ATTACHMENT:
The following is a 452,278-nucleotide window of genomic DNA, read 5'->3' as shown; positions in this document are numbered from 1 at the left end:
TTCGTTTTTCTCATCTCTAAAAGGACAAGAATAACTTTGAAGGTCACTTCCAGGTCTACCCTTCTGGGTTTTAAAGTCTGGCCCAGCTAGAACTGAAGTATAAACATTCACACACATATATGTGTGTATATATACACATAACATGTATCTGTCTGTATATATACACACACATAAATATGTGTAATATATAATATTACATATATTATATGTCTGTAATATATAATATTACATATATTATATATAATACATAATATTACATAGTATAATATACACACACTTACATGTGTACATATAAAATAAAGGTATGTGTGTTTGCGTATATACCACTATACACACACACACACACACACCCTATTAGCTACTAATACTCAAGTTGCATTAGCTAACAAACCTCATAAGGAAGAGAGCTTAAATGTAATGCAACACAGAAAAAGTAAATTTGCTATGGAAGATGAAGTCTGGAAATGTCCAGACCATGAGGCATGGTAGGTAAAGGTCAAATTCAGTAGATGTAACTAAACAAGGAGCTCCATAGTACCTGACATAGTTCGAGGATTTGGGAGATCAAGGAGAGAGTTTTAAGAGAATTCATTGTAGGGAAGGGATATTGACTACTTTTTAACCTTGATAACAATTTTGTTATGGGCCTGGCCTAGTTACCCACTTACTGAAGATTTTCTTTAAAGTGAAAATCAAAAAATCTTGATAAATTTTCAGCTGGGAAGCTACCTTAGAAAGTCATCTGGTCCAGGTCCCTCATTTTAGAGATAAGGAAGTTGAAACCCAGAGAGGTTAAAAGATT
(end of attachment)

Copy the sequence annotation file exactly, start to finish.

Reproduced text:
The following is a 452,278-nucleotide window of genomic DNA, read 5'->3' as shown; positions in this document are numbered from 1 at the left end:
TTCGTTTTTCTCATCTCTAAAAGGACAAGAATAACTTTGAAGGTCACTTCCAGGTCTACCCTTCTGGGTTTTAAAGTCTGGCCCAGCTAGAACTGAAGTATAAACATTCACACACATATATGTGTGTATATATACACATAACATGTATCTGTCTGTATATATACACACACATAAATATGTGTAATATATAATATTACATATATTATATGTCTGTAATATATAATATTACATATATTATATATAATACATAATATTACATAGTATAATATACACACACTTACATGTGTACATATAAAATAAAGGTATGTGTGTTTGCGTATATACCACTATACACACACACACACACACACCCTATTAGCTACTAATACTCAAGTTGCATTAGCTAACAAACCTCATAAGGAAGAGAGCTTAAATGTAATGCAACACAGAAAAAGTAAATTTGCTATGGAAGATGAAGTCTGGAAATGTCCAGACCATGAGGCATGGTAGGTAAAGGTCAAATTCAGTAGATGTAACTAAACAAGGAGCTCCATAGTACCTGACATAGTTCGAGGATTTGGGAGATCAAGGAGAGAGTTTTAAGAGAATTCATTGTAGGGAAGGGATATTGACTACTTTTTAACCTTGATAACAATTTTGTTATGGGCCTGGCCTAGTTACCCACTTACTGAAGATTTTCTTTAAAGTGAAAATCAAAAAATCTTGATAAATTTTCAGCTGGGAAGCTACCTTAGAAAGTCATCTGGTCCAGGTCCCTCATTTTAGAGATAAGGAAGTTGAAACCCAGAGAGGTTAAAAGATT